The GPC said it was not in favour of such a policy. Dr Chaand Nagpaul, GPC chair, said: ‘The NHS should be free at point of delivery and it is not LMC policy to support charging patients.

‘Charging patients would have adverse effects and would fundamentally be to the detriment of GP-patient relationships. We need to preserve trust between patients and their GPs.’

A Pulse survey last year showed three-quarters of GPs were in favour of charging for ‘did not attend’ appointments, while a report from The King’s Fund found that the public would also be in favour of such a proposal.

Would you support charging a small fee for all GP appointments?

Yes - 51%

No - 36%

Don’t know - 13%

Source: Pulse survey of 440 GPs

 

Readers' comments (79)

  • 8.43 The increased use of food-banks is disturbing but really only accounts for a tiny minority of our patients. No-one is suggesting charging such people. Charges for access are standard in almost all western countries many of whom look after their poor much better than us. In fact I'm surprised the EU competition laws haven't forced us to bring in a charge yet as 'free access' represents a massive subsidy to UK business and please explain exactly why I shouldn't be paid market rates for my labor?

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  • What does everyone think about charging for DNAs at least? Patients are always complaining that they cannot get in; maybe they should pay a fine for not turning up- whatever their income. A lot of people who don't pay taxes as they do not work and therefore do not contribute to the NHS.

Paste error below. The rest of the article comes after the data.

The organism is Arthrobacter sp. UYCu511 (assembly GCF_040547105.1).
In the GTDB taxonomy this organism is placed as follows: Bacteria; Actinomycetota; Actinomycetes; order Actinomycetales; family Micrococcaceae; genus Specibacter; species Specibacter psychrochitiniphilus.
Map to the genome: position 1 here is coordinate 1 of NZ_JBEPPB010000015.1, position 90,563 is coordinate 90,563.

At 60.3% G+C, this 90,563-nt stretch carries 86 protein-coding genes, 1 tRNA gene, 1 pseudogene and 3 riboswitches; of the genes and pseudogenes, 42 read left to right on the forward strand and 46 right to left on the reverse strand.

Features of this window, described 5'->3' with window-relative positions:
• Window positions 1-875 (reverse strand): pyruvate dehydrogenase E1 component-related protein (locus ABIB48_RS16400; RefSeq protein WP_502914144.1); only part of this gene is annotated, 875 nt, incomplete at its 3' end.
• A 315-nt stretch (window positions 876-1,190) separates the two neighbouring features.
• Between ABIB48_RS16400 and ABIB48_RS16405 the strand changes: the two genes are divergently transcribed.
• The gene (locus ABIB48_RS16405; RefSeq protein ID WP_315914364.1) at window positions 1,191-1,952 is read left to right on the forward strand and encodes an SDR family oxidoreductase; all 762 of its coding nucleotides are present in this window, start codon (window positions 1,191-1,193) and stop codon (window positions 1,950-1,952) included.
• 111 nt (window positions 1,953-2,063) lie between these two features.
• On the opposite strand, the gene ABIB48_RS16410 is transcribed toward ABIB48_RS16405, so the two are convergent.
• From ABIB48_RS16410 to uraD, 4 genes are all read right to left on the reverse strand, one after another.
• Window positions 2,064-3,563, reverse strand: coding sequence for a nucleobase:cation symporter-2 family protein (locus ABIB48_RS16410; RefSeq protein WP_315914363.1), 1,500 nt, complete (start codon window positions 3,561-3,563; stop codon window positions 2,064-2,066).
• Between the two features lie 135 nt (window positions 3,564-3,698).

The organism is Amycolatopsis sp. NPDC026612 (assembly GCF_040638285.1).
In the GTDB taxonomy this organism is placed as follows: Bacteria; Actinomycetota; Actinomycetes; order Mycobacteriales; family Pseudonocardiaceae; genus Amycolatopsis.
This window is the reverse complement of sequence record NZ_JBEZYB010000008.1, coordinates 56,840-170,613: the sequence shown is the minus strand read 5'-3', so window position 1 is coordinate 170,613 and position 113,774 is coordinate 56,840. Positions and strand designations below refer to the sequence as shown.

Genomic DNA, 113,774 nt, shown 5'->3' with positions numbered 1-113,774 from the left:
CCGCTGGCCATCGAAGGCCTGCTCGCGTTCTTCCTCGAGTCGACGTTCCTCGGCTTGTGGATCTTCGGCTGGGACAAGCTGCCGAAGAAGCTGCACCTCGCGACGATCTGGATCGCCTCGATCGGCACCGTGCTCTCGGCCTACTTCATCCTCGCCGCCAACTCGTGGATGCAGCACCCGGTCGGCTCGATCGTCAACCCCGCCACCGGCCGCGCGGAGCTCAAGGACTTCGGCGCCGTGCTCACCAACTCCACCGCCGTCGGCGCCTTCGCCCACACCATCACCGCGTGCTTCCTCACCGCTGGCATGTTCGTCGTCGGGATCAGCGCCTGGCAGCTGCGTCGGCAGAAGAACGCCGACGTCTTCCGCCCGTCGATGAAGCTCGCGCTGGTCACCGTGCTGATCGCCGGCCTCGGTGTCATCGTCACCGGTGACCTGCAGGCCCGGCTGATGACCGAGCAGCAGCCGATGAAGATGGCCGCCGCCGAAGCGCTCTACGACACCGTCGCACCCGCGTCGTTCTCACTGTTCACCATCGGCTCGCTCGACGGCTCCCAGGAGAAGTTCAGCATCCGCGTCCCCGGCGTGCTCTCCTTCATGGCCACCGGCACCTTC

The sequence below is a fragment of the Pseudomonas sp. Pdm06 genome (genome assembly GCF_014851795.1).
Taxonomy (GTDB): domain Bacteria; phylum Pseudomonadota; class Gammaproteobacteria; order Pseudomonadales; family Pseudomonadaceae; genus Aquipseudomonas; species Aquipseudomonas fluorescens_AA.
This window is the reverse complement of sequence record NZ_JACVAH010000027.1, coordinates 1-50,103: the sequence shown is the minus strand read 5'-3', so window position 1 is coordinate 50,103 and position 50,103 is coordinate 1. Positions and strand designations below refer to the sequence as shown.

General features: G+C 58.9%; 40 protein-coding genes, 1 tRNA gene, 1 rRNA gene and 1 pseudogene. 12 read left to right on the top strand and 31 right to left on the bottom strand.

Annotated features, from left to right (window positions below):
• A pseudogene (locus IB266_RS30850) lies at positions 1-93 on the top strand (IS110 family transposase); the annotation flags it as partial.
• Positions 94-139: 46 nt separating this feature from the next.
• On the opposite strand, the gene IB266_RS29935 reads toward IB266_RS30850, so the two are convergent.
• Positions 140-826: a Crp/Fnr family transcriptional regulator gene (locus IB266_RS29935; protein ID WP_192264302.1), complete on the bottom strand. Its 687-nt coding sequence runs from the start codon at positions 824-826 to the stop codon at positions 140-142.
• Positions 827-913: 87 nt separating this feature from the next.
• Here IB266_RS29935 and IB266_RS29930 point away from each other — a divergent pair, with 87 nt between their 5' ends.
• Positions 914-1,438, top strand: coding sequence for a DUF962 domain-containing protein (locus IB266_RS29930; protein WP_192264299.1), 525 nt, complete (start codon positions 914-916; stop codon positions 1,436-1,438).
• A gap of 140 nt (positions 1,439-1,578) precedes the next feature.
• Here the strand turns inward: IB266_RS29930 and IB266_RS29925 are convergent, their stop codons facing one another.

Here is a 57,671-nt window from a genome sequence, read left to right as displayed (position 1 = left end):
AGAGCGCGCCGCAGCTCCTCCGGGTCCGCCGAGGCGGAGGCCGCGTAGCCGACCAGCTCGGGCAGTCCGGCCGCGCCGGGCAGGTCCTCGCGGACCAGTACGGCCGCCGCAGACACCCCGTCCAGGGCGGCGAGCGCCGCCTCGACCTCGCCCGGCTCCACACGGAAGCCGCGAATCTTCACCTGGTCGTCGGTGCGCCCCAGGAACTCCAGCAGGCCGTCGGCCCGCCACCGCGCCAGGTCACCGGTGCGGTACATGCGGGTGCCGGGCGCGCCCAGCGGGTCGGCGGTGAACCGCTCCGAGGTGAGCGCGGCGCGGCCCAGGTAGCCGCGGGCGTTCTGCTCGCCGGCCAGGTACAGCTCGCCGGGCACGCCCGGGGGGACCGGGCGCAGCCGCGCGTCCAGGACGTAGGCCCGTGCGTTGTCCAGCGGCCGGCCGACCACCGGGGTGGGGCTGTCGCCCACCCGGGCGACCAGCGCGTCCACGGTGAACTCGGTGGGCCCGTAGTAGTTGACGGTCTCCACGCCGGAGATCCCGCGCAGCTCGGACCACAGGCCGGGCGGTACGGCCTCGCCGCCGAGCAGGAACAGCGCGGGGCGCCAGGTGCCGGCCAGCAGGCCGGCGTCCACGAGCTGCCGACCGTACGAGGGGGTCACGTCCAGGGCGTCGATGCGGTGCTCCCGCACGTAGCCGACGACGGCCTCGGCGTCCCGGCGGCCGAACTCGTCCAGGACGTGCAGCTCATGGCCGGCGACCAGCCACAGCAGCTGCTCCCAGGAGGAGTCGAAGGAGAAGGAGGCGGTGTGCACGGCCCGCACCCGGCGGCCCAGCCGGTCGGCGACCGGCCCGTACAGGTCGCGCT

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  • @9:45

    Many other countries train and employ a far greater number of doctors at lower rates of pay (eg. European nations, Cuba etc). As a self-employed person, you have the choice of taking a paycut and taking on another member of staff.

    Meeting patient needs by increasing the supply of doctors at a lower rate of pay (as achieved in Europe) would solve the problem of not only patient needs but also of unmanageable workloads , but Pulse doesn't seem to be too keen to report on that solution.

    The idea that a doctor earning on average 4-5x the national salary claims he/she can't "school" and "house" his/her children suggests that doctor is completely out of touch with the reality of patients' struggles, as apparently are many of the doctors commenting on here.

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  • 11.06 Not out of touch, just aspirational like many of our patients. We know people on low pay struggle, this is why our surgery pays a living wage. I have also done minimum wage summer jobs to support myself as a student. Doctors study for years taking endless exams and rack up huge university debts which have to be paid back. They then don't start earning until their mid 20s so you have to make up time in the game of life. In fact a lot of my colleagues who started work earlier than us have done better by getting mortgages before the housing market went out of control. GPs pay £7000/y to insure themselves, this magnitude of risk demands an equivalent salary. Even if you wanted to employ more doctors they aren't there to appoint. We work in a globalized competitive society and if you don't pay the going rate, you cannot recruit, hence the current mess.